A number of perennial problems encountered by worked bone specialists should be mentioned here. Separation of artifacts recognized as worked in the field from objects pulled out of the faunal assemblage remains a serious practical problem, often resulting in a single assemblage being divided and even analyzed in two separate parts. Zooarchaeologists are also rarely trained in recognizing the waste from tool manufacture so this kind of information on manufacturing practices often gets lost in faunal assemblages. We also face the need to carry out focused ethnographic research on how living people actually choose to use bone as a raw material and how they use and discard bone tools and ornaments. People still regularly using bone implements are rapidly disappearing. In many cases, only the older generation has any memory of the role of bone tools played in various kinds of social interaction, critical imponderables which are very difficult to get at from archaeological materials alone. Finally, despite the increasing interest in worked osseous materials, jobs paying people to do this kind of analysis remain far and few between, even in France. Thus, many of these new, excellent scholars will have a difficult time continuing such work after their studies are over.

The WBRG group runs a closed mailing list (bonetools@listserv.iif.hu). Enquiries or announcements can be placed there. A website run out of the University of Basel at: http://www.wbrg.net/ (Hans Christian Küchelmann, webmaster).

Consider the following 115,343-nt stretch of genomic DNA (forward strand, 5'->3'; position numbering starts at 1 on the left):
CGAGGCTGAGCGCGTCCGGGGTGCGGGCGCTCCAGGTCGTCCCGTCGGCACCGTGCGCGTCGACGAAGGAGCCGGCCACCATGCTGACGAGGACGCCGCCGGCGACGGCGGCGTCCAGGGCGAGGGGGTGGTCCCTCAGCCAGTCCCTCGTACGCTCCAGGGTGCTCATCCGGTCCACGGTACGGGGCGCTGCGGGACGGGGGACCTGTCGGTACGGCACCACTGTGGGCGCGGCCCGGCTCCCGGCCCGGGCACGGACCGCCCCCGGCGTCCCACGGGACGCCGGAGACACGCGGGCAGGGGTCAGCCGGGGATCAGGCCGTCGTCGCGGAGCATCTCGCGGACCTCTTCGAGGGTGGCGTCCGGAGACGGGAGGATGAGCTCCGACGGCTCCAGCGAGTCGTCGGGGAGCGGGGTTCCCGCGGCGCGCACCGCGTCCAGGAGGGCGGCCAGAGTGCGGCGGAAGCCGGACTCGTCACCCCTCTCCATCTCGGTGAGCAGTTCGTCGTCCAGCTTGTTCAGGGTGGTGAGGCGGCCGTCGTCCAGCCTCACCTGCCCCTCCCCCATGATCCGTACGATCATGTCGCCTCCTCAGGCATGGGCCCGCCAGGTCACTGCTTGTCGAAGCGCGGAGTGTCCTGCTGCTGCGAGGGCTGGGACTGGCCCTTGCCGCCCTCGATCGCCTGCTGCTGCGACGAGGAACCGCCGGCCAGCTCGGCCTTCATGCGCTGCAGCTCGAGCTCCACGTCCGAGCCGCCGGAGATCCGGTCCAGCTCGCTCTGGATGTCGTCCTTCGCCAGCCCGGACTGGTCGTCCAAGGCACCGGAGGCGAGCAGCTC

WBRG Publications:

  • 1st Meeting: Materials of Manufacture: The Choice of Materials in the Working of Bone and Antler in Northern and Central Europe During the First Millennium AD edited by Ian Riddler (2003). BAR International Series 1193. Archaeopress, Oxford.
  • 2nd Meeting: Crafting Bone: Skeletal Technologies through Time and Space edited by A. Choyke, and L. Bartosiewicz (2001). British Archaeological Reports International Series 937. Archeopress, Oxford.
  • 4th Meeting: From Hooves to Horns, from Mollusk to Mammoth: Manufacture and Use of Bone Artifacts from Prehistoric Times to the Present edited by H. Luik, A. Choyke, C. Batey, and L. Lõugas (2005). Muinasaja Teadus 15. Tallinn.
  • 8th meeting (Salzburg 2011): The Sound of Bones. Proceedings of the 8th Meeting of the ICAZ Worked Bone Research Group in Salzburg 2011,edited by Felix Lang (2013). Archaeo Plus. Schriften zur Archäologie und Archäometrie der Paris Lodron-Universität Salzburg 5
  • 7th meeting (Wroclaw 2009): Written in Bones. Studies on technological and social contexts of past faunal skeletal remains, edited by Justyna Baron & Bernadeta Kufel-Diakowska (2011). Wroclaw. The proceedings can be downloaded from the WBRG website: http://wbrg.net/meetings/wroclaw-2009
  • 6th meeting (Paris 2007, and a session at ICAZ 2006 Mexico City): Ancient and Modern Bone Artefacts from America to Russia. Cultural, technological and functional signature, edited by Alexandra Legrand-Pineau, Isabelle Sidéra, Natacha Buc, Eva David, and Vivian Scheinsohn (2010). British Archaeological Reports International Series 2136, Oxford

This information has been contributed by Alice M. Choyke, WBWG Liaison to ICAZ. Last update: Oct. 2013. Anyone wishing to inquire about the WBRG should write to her either at Choyke@ceu.hu or h13017cho@iif.hu.